Swayne wins reinstatement lawsuit
North Idaho College President Nick Swayne leaves the courtroom Friday after a judge granted his lawyers' motion for summary judgment, permanently reinstating him as president.
Hagadone News Network | June 9, 2023 1:00 AM
COEUR d’ALENE — North Idaho College President Nick Swayne won permanent reinstatement last Friday.
Judge Cynthia Meyer granted a motion for summary judgment, which affirms that NIC cannot place Swayne on administrative leave under the terms of his employment agreement, which is valid and remains in effect.
This could be the final turn in a legal battle that began in December, when the NIC board majority of Todd Banducci, Greg McKenzie and Mike Waggoner placed Swayne on leave for no disciplinary reason, prompting Swayne to sue for reinstatement.
In March, Meyer ordered NIC to reinstate Swayne until his lawsuit was resolved. The board complied but asked the court to reconsider; Meyer reaffirmed her original decision.
The board majority voted in late April to nullify Swayne’s contract but leave him in place as active president “until the board decides otherwise.”
Swayne’s legal counsel subsequently asked the court to grant him permanent reinstatement without going to trial. Trustees voted unanimously last month not to fight Swayne’s request, which Meyer granted Friday.
Meyer noted that NIC’s legal counsel has made no objection to the facts of the case put forth by Swayne’s legal team.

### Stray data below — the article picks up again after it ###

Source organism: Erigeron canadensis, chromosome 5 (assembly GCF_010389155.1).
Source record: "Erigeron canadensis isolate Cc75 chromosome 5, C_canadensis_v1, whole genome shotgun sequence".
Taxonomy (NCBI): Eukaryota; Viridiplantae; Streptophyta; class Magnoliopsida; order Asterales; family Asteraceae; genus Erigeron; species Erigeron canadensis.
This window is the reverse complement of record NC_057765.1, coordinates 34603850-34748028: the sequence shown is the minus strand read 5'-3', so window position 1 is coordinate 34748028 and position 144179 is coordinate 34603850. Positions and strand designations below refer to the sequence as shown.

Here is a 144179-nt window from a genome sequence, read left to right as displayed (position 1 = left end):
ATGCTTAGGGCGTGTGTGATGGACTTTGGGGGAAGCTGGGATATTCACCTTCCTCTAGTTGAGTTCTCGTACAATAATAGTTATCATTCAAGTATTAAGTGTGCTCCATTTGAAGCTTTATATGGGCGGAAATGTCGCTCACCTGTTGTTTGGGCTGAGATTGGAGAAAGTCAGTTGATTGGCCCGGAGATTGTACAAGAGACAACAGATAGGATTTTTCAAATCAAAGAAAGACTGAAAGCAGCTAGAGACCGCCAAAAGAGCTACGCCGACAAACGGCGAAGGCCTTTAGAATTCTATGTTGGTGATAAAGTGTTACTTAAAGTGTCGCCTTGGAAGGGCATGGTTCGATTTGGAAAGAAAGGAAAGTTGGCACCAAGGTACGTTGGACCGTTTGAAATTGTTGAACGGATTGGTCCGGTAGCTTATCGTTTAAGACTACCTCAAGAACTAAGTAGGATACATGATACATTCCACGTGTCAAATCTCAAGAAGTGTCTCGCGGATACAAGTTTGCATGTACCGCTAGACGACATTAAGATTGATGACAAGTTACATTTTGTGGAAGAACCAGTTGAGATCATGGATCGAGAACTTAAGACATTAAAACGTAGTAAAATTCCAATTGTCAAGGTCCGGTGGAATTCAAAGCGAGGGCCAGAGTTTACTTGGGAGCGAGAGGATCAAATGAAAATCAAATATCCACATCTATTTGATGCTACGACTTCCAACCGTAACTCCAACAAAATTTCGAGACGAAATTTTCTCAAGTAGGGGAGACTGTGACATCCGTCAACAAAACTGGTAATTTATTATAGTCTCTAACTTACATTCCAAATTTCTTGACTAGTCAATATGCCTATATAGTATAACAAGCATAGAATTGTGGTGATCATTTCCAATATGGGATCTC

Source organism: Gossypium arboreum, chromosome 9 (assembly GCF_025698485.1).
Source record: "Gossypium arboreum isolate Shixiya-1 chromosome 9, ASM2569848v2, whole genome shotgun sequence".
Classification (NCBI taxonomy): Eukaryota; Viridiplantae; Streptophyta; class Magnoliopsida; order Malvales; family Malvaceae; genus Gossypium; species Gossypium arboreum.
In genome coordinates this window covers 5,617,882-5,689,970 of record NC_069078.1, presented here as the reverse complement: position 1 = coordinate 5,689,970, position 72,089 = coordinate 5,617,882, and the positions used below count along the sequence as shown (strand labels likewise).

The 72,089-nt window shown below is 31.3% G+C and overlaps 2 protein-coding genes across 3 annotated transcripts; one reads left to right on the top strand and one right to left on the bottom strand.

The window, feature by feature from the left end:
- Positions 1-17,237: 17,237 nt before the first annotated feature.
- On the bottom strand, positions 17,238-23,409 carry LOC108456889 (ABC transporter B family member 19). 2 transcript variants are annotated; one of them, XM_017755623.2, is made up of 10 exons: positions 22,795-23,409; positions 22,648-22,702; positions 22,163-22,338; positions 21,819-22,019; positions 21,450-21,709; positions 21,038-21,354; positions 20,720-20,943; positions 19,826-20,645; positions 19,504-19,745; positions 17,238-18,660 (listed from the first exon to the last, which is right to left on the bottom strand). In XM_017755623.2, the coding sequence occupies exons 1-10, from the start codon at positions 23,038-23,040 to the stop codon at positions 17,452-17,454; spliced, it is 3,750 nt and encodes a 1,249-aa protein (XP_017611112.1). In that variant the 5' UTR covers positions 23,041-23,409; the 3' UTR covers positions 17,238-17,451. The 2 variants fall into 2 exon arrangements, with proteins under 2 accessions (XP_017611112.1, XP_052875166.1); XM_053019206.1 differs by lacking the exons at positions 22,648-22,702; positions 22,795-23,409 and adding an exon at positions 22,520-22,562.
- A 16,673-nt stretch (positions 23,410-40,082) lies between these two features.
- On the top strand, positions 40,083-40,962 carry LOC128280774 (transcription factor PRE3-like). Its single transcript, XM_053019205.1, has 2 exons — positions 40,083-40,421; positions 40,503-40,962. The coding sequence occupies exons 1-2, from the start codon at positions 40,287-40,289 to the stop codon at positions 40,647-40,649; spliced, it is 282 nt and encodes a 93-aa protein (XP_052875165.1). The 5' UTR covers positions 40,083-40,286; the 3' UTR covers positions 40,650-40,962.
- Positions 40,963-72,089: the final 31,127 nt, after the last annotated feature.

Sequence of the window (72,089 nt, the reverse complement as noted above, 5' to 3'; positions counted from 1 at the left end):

“Because there was no opposition to the motion for summary judgment and to the supported, undisputed facts, I am going to grant summary judgment and I’m going to grant it as requested,” Meyer said.
She instructed Swayne’s attorney, Tara Malek, to draft a proposed order. Counsel representing NIC will have to sign off on the order. Swayne will also receive attorney fees and costs.
Kelly Drew, the attorney representing NIC in the lawsuit, said trustees “waved the white flag” and agreed not to fight Swayne’s motion for summary judgment in an effort to maintain the college’s accreditation.
Drew said she was “stunned” by requests from Swayne’s legal counsel for additional forms of relief, including a stipulation that his employment agreement is not void or voidable and that any attempts to void the agreement are invalid.
“It’s like winning a race where the award is a medal, getting the medal and then asking for $10,000, a pair of shoes and a declaration from the race officials that you’ll never be beat in a race again,” she said. “It’s absurd.”
Even though the board majority voted to nullify Swayne’s contract, Drew said, the board has not treated Swayne differently than it did under the terms of his employment agreement.
Malek expressed concerns about the language of NIC’s memorandum of non-opposition, which referred to Swayne’s employment agreement in the past tense.
“We’re concerned here that, if the court’s judgment does not include a very specific judgment acknowledging the validity and the existence right now of the employment contract, that NIC will just move forward as soon as the judgment is entered and terminate Dr. Swayne,” Malek said.
Meyer ultimately granted Swayne’s request in full.